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Exploration of the Diagnostic Capabilities of Ultrasound of the Oropharynx and Larynx

Not Enrolling
Otorhinolaryngologic Disease, Otorhinolaryngologic Neoplasm, Pharyngeal Neoplasm, Polymyositis, Speech Disorder

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Trial Information

Exploration of the Diagnostic Capabilities of Ultrasound of the Oropharynx and Larynx

Studies conducted using ultrasound imaging at the NIH, Departments of Rehabilitation
Medicine and Diagnostic Radiology, have demonstrated that ultrasound imaging can be used
reliably to study speech and swallowing impairments in a variety of conditions and diseases.
Since ultrasound is non-invasive with no reported bioeffects, it can be used repeatedly to
follow the progression of a disease. Ultrasound imaging of the oral cavity during speech
and swallowing allows easy visualization of the tongue/hyoid bone motion and transport of
the bolus during swallowing and tongue surface configuration during speech. Images can be
obtained in several planes for viewing muscular coordination and timing and specific
measures can be obtained from digitized video images. Thus it has widespread clinical
research implications for patients with disorders affecting the oral peripheral muscles,
salivary gland flow and the central nervous system control of speech and swallowing. While
ultrasound technology has been used extensively in Europe to evaluate tumors of the head and
neck, its use in this country has been marginal. We plan to compare ultrasound evaluation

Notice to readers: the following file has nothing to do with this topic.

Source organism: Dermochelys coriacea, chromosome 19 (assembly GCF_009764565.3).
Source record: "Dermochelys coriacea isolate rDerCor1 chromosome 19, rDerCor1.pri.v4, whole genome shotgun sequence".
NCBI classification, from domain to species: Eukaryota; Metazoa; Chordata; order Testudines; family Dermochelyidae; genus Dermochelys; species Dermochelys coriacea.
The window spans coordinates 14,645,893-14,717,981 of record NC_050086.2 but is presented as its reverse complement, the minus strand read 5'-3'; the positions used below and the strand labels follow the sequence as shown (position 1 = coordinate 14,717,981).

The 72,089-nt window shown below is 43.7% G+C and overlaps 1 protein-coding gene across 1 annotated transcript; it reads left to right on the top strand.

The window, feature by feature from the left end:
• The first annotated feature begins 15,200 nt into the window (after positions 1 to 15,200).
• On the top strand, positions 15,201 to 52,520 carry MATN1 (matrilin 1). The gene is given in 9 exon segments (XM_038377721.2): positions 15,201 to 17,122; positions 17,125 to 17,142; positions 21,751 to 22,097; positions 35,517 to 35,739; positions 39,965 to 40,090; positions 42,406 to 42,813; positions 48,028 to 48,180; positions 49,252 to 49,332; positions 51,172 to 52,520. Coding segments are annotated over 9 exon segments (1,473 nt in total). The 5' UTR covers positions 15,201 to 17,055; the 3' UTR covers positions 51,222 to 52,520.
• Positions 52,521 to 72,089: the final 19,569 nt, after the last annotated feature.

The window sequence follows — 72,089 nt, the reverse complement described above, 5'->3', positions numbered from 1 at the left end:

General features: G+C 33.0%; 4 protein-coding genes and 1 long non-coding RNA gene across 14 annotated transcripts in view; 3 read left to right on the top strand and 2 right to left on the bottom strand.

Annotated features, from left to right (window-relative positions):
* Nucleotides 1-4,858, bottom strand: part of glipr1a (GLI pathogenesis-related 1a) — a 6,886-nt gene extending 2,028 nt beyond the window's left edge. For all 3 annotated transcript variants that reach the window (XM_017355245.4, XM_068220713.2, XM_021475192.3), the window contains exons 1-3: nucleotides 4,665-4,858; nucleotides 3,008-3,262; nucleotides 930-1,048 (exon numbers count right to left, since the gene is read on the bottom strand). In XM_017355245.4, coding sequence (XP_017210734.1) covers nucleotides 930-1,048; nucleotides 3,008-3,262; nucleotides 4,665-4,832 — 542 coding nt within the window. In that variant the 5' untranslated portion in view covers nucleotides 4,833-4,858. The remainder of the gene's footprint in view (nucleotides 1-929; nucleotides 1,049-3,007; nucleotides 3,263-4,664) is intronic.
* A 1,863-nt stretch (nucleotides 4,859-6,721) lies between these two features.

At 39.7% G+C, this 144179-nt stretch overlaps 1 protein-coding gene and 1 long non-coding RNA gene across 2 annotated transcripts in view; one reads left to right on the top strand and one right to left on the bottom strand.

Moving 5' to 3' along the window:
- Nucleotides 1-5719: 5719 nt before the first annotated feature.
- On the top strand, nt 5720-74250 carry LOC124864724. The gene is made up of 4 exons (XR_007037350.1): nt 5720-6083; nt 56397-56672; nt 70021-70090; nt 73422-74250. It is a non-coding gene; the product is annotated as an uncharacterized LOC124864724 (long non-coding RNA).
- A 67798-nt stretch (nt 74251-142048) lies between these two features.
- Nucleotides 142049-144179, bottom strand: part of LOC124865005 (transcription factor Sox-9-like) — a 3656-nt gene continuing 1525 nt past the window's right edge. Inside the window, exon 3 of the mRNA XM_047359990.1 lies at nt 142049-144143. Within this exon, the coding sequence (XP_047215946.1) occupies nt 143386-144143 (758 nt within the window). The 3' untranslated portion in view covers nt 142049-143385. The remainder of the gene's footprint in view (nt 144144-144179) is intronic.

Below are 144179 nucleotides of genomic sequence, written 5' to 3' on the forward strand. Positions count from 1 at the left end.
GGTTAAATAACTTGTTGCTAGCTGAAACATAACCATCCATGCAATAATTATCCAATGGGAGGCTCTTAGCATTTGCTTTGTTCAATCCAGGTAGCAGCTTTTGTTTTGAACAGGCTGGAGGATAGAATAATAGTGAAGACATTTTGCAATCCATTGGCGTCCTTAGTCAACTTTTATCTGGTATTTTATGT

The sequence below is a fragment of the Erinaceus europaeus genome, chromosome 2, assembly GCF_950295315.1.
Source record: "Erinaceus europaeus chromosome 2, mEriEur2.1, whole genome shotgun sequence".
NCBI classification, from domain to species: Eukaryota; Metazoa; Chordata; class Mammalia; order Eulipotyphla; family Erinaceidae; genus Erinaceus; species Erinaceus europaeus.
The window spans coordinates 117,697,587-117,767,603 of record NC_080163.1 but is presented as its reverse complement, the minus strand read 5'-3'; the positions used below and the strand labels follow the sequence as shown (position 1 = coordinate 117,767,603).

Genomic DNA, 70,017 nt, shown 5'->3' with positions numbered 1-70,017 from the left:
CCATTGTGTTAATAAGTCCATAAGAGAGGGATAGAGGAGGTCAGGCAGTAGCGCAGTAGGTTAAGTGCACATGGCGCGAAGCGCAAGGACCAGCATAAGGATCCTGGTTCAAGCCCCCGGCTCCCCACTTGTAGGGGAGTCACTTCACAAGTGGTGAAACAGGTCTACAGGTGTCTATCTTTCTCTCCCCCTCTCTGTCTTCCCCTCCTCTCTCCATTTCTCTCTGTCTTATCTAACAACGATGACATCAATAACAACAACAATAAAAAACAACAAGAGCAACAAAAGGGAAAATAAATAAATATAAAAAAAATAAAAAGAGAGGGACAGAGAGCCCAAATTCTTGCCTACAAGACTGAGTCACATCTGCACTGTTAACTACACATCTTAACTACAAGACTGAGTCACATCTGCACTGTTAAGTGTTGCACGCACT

of tumor staging, tumor volume, and tumor recurrence in patients with tumors of the larynx,
oral cavity and hypopharynx. Currently, this is accomplished by CT or MRI scanning
procedures. We plan to compare CT/MRI results with ultrasound to determine if this
non-invasive technique can be utilized reliably for diagnosis and tracking of oropharyngeal

Inclusion Criteria


Normal volunteers:

Normal volunteers ages 21 to 85 may be asked to participate in a study of speech and
swallowing utilizing a traditional clinical examination of oral-motor performance. If the
subjects are without deficits in dental occlusion, speech articulation, tongue and lip
strength, tongue and lip mobility, palatal function and oral sensation they will be asked
to participate in an ultrasonic evaluation of tongue/hyoid interaction during swallowing
and speech.

Children will be included if they are referred with a medical condition that affects the
oral pharyngeal phase of swallowing, voice production or laryngeal function and the
investigator needs to evaluate functional performance and safety for oral feeding.

Neurological Group:

Subjects aged 6 to 85 with diagnosed developmental, neuromotor, systemic, genetic,
neurologic, structural and post surgical dysfunction who have deficits in speech
(dysarthria) and/or swallow (dysphagia) may be asked to participate in this study of
ultrasonic imaging. Aging patients with and without dementia may also be studied.
Patients with Post Polio Syndrome, Polymyositis, Dermatomyositis, Toricollis, Cerebellar
Degeneration, Parkinson's disease, Progressive Supranuclear Palsy, ALS, Cystinosis, are
among the conditions of interest. Subjects with complaints of oral dryness, and patients
who have undergone mandibular and oral surgery may also be studied during swallowing.

Oropharyngeal/Laryngeal Tumors:

Patients will be seen who are enrolled in NCI and NIDCD protocols for head and neck


Normal Subjects:

Hearing impairment reported (above 40 db, bilaterally)


Oral Prosthesis

Palatal surgery or other restorative dental surgery

Radial neck dissection, glossectomy

Tumor or masses in neck or tongue

Cerebral vascular attack


Non-English speaker

Childhood articulation impairment

Type of Study:


Study Design:



United States: Federal Government

Study ID:




Start Date:

August 1979

Completion Date:

November 2004

Related Keywords:

  • Otorhinolaryngologic Disease
  • Otorhinolaryngologic Neoplasm
  • Pharyngeal Neoplasm
  • Polymyositis
  • Speech Disorder
  • Dysphagia
  • Dysarthria
  • Tongue Motion
  • Xerostomia
  • Swallowing
  • Speech
  • Polymyositis
  • Speech Disorders
  • Oral-Facial Paralysis
  • Ultrasound
  • Neoplasms
  • Otorhinolaryngologic Diseases
  • Otorhinolaryngologic Neoplasms
  • Pharyngeal Neoplasms
  • Speech Disorders
  • Polymyositis



Warren G. Magnuson Clinical Center (CC) Bethesda, Maryland  20892